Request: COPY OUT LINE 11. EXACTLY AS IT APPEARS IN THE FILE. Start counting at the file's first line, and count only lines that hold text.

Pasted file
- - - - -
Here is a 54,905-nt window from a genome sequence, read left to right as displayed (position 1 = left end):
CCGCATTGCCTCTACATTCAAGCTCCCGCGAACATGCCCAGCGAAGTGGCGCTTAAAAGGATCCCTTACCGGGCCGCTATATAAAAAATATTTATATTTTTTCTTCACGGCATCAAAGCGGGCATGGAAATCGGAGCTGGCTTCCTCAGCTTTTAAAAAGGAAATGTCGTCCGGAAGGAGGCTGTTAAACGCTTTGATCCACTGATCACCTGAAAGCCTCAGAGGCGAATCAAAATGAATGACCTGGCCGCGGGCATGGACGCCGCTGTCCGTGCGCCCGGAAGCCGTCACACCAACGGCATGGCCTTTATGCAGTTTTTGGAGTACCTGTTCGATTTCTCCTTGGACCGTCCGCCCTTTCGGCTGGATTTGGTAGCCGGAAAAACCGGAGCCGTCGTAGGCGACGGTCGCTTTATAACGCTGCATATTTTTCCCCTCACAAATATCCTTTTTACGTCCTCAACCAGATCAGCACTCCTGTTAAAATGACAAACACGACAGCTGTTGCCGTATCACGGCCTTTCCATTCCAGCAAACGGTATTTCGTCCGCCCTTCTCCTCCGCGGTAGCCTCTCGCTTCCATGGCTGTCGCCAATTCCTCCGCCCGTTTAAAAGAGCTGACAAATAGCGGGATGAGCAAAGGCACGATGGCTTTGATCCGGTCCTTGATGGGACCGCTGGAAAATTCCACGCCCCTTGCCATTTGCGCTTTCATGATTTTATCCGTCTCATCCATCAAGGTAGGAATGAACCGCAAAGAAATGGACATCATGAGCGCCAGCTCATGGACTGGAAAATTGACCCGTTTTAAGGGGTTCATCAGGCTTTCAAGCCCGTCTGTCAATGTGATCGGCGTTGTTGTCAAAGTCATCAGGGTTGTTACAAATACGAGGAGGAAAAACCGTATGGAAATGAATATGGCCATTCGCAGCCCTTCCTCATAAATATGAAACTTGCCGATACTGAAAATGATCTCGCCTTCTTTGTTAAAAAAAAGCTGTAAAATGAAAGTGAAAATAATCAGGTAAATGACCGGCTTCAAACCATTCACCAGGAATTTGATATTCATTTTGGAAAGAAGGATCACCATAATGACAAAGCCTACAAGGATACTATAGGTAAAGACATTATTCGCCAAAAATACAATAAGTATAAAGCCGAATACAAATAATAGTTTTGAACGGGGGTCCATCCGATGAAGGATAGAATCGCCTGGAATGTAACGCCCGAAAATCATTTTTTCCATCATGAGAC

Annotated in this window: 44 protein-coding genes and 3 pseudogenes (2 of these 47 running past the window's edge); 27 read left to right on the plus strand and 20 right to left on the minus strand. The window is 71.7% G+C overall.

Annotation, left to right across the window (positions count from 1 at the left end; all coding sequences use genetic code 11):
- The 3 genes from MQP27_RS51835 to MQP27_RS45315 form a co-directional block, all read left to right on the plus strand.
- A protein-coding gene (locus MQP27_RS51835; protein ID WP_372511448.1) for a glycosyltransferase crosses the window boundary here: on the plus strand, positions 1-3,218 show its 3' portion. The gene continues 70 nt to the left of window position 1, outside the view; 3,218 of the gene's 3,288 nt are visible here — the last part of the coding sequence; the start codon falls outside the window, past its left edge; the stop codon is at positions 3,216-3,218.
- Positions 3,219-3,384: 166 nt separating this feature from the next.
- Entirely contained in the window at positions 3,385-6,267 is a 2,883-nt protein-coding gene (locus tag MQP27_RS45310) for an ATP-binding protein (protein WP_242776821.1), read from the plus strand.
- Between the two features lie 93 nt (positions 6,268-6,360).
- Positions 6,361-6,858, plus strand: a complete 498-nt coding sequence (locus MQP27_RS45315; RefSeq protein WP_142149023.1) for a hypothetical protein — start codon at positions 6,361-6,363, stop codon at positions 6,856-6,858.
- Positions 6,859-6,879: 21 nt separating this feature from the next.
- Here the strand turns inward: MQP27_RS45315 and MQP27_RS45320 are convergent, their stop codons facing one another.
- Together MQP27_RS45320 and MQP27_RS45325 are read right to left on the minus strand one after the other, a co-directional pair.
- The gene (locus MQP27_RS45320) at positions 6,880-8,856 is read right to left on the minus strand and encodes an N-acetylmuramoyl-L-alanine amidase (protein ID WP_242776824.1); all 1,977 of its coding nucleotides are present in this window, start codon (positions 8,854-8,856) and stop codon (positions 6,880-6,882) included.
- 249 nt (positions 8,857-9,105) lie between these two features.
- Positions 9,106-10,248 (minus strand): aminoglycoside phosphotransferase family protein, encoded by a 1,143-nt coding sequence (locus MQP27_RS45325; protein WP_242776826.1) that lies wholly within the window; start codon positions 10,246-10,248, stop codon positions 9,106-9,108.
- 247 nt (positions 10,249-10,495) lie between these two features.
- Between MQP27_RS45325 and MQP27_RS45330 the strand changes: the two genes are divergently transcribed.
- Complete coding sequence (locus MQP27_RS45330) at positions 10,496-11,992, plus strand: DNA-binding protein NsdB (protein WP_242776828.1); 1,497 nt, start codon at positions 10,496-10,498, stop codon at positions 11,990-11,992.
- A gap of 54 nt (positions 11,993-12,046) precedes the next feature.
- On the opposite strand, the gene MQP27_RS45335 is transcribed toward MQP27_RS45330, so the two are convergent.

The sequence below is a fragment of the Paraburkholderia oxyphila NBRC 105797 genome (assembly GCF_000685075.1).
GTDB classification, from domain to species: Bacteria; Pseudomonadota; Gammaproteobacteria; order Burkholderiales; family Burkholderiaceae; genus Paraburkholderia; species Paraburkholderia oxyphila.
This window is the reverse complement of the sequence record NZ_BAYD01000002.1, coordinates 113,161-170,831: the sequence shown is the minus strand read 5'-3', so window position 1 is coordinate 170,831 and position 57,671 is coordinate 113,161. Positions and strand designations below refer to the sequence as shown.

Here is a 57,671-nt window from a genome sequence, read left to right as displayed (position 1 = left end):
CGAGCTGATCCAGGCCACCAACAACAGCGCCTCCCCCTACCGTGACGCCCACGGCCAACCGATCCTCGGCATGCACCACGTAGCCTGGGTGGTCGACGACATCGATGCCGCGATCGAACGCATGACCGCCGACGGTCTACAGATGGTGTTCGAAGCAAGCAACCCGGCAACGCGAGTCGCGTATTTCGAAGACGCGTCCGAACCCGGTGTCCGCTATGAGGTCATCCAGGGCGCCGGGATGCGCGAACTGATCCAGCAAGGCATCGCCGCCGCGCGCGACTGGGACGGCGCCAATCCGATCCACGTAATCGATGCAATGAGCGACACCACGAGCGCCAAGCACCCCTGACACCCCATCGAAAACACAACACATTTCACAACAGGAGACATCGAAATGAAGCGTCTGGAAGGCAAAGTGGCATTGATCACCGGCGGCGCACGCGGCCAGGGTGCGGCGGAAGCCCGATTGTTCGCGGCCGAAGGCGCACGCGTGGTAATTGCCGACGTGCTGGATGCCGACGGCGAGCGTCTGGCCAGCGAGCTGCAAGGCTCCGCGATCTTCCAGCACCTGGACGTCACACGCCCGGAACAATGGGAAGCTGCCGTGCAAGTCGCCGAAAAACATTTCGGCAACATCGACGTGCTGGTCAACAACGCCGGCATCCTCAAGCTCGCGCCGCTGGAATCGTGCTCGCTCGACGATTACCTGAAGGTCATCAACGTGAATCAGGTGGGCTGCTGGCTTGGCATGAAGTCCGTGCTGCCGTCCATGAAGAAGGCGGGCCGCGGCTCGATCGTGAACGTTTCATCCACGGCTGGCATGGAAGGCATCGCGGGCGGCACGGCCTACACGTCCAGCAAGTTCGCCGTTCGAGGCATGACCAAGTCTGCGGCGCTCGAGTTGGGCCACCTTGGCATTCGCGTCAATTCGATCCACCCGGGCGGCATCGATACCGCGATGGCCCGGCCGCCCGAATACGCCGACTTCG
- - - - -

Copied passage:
- Positions 6,859-6,879: 21 nt separating this feature from the next.